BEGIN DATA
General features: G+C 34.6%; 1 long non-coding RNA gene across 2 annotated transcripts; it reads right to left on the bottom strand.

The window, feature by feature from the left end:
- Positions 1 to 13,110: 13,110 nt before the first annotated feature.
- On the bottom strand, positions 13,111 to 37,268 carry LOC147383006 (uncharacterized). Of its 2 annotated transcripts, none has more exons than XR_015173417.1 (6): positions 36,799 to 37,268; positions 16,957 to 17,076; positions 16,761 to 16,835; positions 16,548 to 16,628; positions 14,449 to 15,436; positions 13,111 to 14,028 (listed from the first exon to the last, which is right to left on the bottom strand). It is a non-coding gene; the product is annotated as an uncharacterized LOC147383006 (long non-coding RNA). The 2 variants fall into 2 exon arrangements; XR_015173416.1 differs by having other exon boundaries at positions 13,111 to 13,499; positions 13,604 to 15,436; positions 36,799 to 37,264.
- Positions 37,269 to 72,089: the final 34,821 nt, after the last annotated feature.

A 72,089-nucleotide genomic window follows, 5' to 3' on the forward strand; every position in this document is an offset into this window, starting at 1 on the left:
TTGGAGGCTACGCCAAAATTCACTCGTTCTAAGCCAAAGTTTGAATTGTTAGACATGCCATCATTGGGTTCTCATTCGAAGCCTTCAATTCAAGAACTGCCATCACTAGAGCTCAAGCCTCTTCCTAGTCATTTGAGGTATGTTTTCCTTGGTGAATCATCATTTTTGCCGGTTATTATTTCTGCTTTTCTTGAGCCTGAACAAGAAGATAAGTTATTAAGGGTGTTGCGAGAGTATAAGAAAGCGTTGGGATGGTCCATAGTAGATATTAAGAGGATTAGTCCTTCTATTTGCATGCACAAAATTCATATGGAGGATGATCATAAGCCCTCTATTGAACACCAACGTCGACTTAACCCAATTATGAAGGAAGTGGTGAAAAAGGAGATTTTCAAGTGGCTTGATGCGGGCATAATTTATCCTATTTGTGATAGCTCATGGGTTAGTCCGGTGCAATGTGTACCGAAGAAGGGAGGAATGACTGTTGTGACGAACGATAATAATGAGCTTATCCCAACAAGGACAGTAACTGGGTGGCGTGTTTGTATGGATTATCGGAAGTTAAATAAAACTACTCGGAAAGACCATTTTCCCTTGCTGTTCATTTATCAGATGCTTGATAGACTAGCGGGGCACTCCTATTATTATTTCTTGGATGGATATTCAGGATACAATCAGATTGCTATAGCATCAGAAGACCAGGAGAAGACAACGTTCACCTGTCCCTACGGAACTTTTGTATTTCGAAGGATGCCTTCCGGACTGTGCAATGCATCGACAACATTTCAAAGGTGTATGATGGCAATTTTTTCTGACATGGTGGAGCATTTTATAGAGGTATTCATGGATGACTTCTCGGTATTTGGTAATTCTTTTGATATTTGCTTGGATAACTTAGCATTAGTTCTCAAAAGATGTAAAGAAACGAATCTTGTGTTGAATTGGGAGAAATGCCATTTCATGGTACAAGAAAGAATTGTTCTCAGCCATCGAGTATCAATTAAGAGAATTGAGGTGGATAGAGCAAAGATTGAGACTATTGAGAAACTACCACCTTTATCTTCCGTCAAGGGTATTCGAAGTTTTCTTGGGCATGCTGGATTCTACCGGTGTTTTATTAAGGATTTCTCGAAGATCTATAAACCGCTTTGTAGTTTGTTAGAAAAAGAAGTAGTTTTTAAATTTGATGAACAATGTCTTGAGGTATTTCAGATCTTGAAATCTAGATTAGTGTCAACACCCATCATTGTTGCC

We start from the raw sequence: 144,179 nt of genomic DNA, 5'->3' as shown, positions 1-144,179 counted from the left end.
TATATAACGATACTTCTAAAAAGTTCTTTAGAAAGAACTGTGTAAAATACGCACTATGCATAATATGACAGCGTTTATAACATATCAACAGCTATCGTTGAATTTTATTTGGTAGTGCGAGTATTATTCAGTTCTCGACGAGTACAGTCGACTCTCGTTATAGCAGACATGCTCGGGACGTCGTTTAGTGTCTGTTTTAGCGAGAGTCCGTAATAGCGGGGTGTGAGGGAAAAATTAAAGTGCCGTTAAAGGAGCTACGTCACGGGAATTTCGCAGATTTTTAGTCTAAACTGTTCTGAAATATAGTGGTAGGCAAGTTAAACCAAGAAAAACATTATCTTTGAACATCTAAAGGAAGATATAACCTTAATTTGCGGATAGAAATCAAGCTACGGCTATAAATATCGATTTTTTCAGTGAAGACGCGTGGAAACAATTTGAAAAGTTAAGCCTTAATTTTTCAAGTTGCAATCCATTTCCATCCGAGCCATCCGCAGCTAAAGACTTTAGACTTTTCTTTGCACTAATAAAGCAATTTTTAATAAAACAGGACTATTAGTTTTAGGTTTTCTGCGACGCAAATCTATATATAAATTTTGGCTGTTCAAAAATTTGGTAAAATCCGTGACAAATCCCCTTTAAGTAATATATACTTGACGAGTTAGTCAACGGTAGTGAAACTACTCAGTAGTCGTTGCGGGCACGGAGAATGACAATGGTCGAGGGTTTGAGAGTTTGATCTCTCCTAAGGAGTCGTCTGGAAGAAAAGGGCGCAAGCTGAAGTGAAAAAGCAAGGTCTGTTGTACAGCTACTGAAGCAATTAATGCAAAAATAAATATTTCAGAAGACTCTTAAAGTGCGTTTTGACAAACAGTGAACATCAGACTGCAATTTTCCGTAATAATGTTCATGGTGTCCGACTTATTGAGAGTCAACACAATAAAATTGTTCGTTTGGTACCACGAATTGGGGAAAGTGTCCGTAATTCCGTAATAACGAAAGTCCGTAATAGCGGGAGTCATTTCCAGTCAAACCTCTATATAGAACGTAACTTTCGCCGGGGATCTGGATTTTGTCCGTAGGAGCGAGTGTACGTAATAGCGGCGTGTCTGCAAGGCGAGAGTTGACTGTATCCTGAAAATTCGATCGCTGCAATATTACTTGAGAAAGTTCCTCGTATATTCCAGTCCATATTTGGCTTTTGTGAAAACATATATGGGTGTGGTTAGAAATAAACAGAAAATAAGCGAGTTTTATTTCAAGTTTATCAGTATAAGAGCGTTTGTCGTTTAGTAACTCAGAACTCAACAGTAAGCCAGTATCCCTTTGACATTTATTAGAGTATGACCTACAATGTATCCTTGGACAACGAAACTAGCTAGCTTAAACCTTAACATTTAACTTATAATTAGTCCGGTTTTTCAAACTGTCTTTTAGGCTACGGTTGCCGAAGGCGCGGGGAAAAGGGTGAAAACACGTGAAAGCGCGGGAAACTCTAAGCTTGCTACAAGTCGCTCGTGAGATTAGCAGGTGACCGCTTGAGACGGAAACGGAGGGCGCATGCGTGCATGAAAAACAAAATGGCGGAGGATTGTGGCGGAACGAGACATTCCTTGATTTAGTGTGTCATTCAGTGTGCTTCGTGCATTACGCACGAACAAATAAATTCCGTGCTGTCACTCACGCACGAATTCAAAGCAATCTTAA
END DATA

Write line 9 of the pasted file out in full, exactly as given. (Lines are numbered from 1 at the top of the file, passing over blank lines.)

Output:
TATATAACGATACTTCTAAAAAGTTCTTTAGAAAGAACTGTGTAAAATACGCACTATGCATAATATGACAGCGTTTATAACATATCAACAGCTATCGTTGAATTTTATTTGGTAGTGCGAGTATTATTCAGTTCTCGACGAGTACAGTCGACTCTCGTTATAGCAGACATGCTCGGGACGTCGTTTAGTGTCTGTTTTAGCGAGAGTCCGTAATAGCGGGGTGTGAGGGAAAAATTAAAGTGCCGTTAAAGGAGCTACGTCACGGGAATTTCGCAGATTTTTAGTCTAAACTGTTCTGAAATATAGTGGTAGGCAAGTTAAACCAAGAAAAACATTATCTTTGAACATCTAAAGGAAGATATAACCTTAATTTGCGGATAGAAATCAAGCTACGGCTATAAATATCGATTTTTTCAGTGAAGACGCGTGGAAACAATTTGAAAAGTTAAGCCTTAATTTTTCAAGTTGCAATCCATTTCCATCCGAGCCATCCGCAGCTAAAGACTTTAGACTTTTCTTTGCACTAATAAAGCAATTTTTAATAAAACAGGACTATTAGTTTTAGGTTTTCTGCGACGCAAATCTATATATAAATTTTGGCTGTTCAAAAATTTGGTAAAATCCGTGACAAATCCCCTTTAAGTAATATATACTTGACGAGTTAGTCAACGGTAGTGAAACTACTCAGTAGTCGTTGCGGGCACGGAGAATGACAATGGTCGAGGGTTTGAGAGTTTGATCTCTCCTAAGGAGTCGTCTGGAAGAAAAGGGCGCAAGCTGAAGTGAAAAAGCAAGGTCTGTTGTACAGCTACTGAAGCAATTAATGCAAAAATAAATATTTCAGAAGACTCTTAAAGTGCGTTTTGACAAACAGTGAACATCAGACTGCAATTTTCCGTAATAATGTTCATGGTGTCCGACTTATTGAGAGTCAACACAATAAAATTGTTCGTTTGGTACCACGAATTGGGGAAAGTGTCCGTAATTCCGTAATAACGAAAGTCCGTAATAGCGGGAGTCATTTCCAGTCAAACCTCTATATAGAACGTAACTTTCGCCGGGGATCTGGATTTTGTCCGTAGGAGCGAGTGTACGTAATAGCGGCGTGTCTGCAAGGCGAGAGTTGACTGTATCCTGAAAATTCGATCGCTGCAATATTACTTGAGAAAGTTCCTCGTATATTCCAGTCCATATTTGGCTTTTGTGAAAACATATATGGGTGTGGTTAGAAATAAACAGAAAATAAGCGAGTTTTATTTCAAGTTTATCAGTATAAGAGCGTTTGTCGTTTAGTAACTCAGAACTCAACAGTAAGCCAGTATCCCTTTGACATTTATTAGAGTATGACCTACAATGTATCCTTGGACAACGAAACTAGCTAGCTTAAACCTTAACATTTAACTTATAATTAGTCCGGTTTTTCAAACTGTCTTTTAGGCTACGGTTGCCGAAGGCGCGGGGAAAAGGGTGAAAACACGTGAAAGCGCGGGAAACTCTAAGCTTGCTACAAGTCGCTCGTGAGATTAGCAGGTGACCGCTTGAGACGGAAACGGAGGGCGCATGCGTGCATGAAAAACAAAATGGCGGAGGATTGTGGCGGAACGAGACATTCCTTGATTTAGTGTGTCATTCAGTGTGCTTCGTGCATTACGCACGAACAAATAAATTCCGTGCTGTCACTCACGCACGAATTCAAAGCAATCTTAA